Vitamins are essential for life. Author, Richard Louv, believes that there is a 14th Vitamin equally important for health and quality of life. He calls it Vitamin N, or as most of us know it, Nature.
I’ll be the first to admit it. I like to hibernate in the winter. You can usually find me sitting right next to a roaring fire, warm beverage in hand. I can attest to the fact that I feel less stress and more grounded in nature, yet each gust of frigid air seems to whisper…….“stay away.”
Recently, after several days of indoor play and a boost of motivation from reading about what Mr. Louv calls “Nature Deficit Disorder,” I decided this sedentary hibernation was not exactly what I wanted to teach my son. I informed him that we would be going on a nature walk to collect art supplies. His reply? “Best idea ever!”
In his book “The Essential Guide to a Nature-Rich Life: Vitamin N,” Richard Louv recalls a time in which he spoke at a national conference for the American Academy of Pediatrics. He has researched the numerous health benefits to boosting nature experiences for children and adults alike, and recommended that the health professionals in attendance “prescribe” Vitamin N (nature) as a remedy for many health conditions, including obesity, attention deficit disorder, and depression.
This is a pretty good recommendation if you ask me. Studies, like this one, have found that nature is a low-cost, easily accessible (for most), way to boost health. Time in nature is also dose dependent, meaning the more nature you get, the better you are likely to feel. In addition, natural settings are filled with “negative ions,” molecules we inhale that are imperceptible to us. Such ions are believed to boost serotonin, a mood stabilizer. Perhaps this plays a role in the seasonal moodiness I often experience come winter…
When looking at the health of a child, or anyone for that matter, proper nutrition and essential vitamins are unarguably important. Even when we make sure they eat right, it will also serve us to be aware of their sleep habits, stress levels, and quality time spent outdoors too.
So, this winter, I will commit (with all of you as my witness!) to encourage my family and I to soak up more Vitamin N. I encourage you to do so too.
Let’s bundle up, and enjoy some cold-weather friendly ideas for getting in nature:
(Note: ideas with an * next to them come directly from Mr. Louv’s book, which I highly recommend):
Paint inspiring words, such as peace or happiness, on stones and place them throughout your neighborhood or along a trail.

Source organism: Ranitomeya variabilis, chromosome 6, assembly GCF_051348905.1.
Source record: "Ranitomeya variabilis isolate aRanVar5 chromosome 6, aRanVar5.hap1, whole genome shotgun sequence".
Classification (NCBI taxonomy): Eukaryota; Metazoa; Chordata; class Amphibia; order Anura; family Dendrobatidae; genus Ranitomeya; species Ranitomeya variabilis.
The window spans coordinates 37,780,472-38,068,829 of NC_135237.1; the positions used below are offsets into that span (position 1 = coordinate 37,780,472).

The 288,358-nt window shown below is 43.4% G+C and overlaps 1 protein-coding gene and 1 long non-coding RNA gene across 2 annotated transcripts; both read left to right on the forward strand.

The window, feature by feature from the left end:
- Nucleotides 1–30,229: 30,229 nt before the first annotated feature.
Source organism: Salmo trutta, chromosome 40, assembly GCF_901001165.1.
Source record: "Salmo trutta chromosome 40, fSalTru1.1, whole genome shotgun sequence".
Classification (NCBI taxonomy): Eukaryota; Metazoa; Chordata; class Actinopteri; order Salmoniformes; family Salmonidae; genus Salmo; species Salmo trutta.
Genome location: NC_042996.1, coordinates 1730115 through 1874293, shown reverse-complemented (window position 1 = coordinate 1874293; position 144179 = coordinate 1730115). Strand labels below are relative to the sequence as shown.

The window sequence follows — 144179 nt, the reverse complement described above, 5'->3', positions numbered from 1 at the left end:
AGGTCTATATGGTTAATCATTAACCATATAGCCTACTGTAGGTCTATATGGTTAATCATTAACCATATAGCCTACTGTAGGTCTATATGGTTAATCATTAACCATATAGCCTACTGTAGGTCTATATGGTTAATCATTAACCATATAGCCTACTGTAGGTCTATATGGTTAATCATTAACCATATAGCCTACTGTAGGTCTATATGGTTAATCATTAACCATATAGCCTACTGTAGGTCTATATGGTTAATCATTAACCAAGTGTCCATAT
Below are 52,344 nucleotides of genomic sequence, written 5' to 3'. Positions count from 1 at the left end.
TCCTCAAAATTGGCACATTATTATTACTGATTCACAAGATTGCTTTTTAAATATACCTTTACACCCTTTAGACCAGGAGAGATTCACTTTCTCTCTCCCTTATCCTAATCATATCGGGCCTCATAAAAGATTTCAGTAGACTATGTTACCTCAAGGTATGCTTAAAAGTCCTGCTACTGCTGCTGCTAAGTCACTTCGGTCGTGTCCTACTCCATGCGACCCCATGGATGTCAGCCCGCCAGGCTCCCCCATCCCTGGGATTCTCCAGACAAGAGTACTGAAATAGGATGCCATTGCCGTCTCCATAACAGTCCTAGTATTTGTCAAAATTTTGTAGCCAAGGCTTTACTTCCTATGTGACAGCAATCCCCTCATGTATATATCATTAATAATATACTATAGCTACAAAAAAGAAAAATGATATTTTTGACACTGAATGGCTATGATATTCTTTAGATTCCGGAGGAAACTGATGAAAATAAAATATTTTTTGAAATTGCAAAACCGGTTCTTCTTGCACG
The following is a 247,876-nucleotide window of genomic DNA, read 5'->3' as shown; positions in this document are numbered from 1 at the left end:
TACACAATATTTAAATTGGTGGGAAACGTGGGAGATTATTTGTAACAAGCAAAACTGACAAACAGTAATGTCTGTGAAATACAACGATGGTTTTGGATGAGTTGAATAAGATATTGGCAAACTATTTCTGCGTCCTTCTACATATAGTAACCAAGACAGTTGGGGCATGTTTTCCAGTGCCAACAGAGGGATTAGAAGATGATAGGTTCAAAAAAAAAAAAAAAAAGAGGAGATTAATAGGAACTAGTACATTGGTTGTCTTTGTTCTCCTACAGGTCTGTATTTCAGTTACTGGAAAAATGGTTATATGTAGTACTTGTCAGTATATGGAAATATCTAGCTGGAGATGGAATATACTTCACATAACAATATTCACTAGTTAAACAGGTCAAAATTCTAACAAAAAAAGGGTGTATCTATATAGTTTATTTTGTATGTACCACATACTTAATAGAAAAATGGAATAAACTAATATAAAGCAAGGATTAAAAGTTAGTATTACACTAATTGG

Play with Stick People
This idea comes from my son. Gather several sticks with branches resembling people. Tie strings around them for scarves and play.
Go on a “Pretend” Hike
In the backyard one day I suggested to my son that we go on a hike. He obliged. We found hiking sticks and used our imagination to walk the Appalachian Trail. I found it amusing that he requested we pretend that he was an old man and that I was an old woman.
Take the “Hike it Baby” Challenge*
Go here and commit to hiking for at least 30 minutes everyday.
Play Hooky and Spend a Day Outside*
Take the day off school and work (perhaps with permission) and share a special day with the kids out on the trail or at a nearby park. Mr. Louv recommends having a “Go Bag” ready with supplies for spur-of-the-moment nature time. In the winter this may include lots of scarves, hats, and gloves, as well as hand warmers and tissues. Don’t forget water and snacks!
Get Inspired with The Idea Box Kids
Idea Boxes contain wooden coins that feature a variety of activities and ideas designed to lead simple, open-ended, play. Two of our favorite boxes are full of creative ideas for nature play, the Backyard Box and the Natural Reward Box. Let your child select a coin and get inspired to spend time outdoors (Note: some of the Natural Reward ideas are indoor play too)! Some of my favorite ideas from the boxes are (1) Give a Tour of your Yard—we include plant identification! (The Backyard Box) and Have a Picnic Outside (The Natural Reward Box).
Make Holiday Gifts or Decorations
After a walk, use gathered pine combs, leaves, and acorns to decorate your home for the holidays, or make ornaments as gifts.
Find a Tree’s Heartbeat*
Place a contact microphone (found at music stores) in the hollow of a tree and listen. Take the kids outdoors for regular tree “checkups.”
Hide the Goods
This idea is from our friends. We brought my son over to their house and they had over 50 small dinosaurs hidden for him all throughout their backyard. This kept him busy for a while and encouraged exploring all of the yard’s nooks and crannies.
For those days perhaps a little too cold to go outside, try sipping a warm beverage and watching nature from your window instead of the television for a while. Take note of what your observe and consider doing this for several days. What patterns do you see?
Be a Mud or Snow Chef
Use old muffin and cake tins to prepare holiday mud or snow pies for the whole family!
Create a Decorative Ice Sculpture*
Fill a bundt cake pan with water and fill with natural treasures (leaves, acorns etc.). Let your sculpture freeze, unmold it, and then hang by a string from a tree.
Decorate Snow Angels*
After making a snow angel, use a plastic water bottle filled with water and food coloring to “squirt” colors and designs onto your creation.
While Mr. Louv mentions that the adequate or recommended dose of Vitamin N is not known (and may vary per individual), as parents, we can ensure that our children are getting in at least a little bit of nature everyday.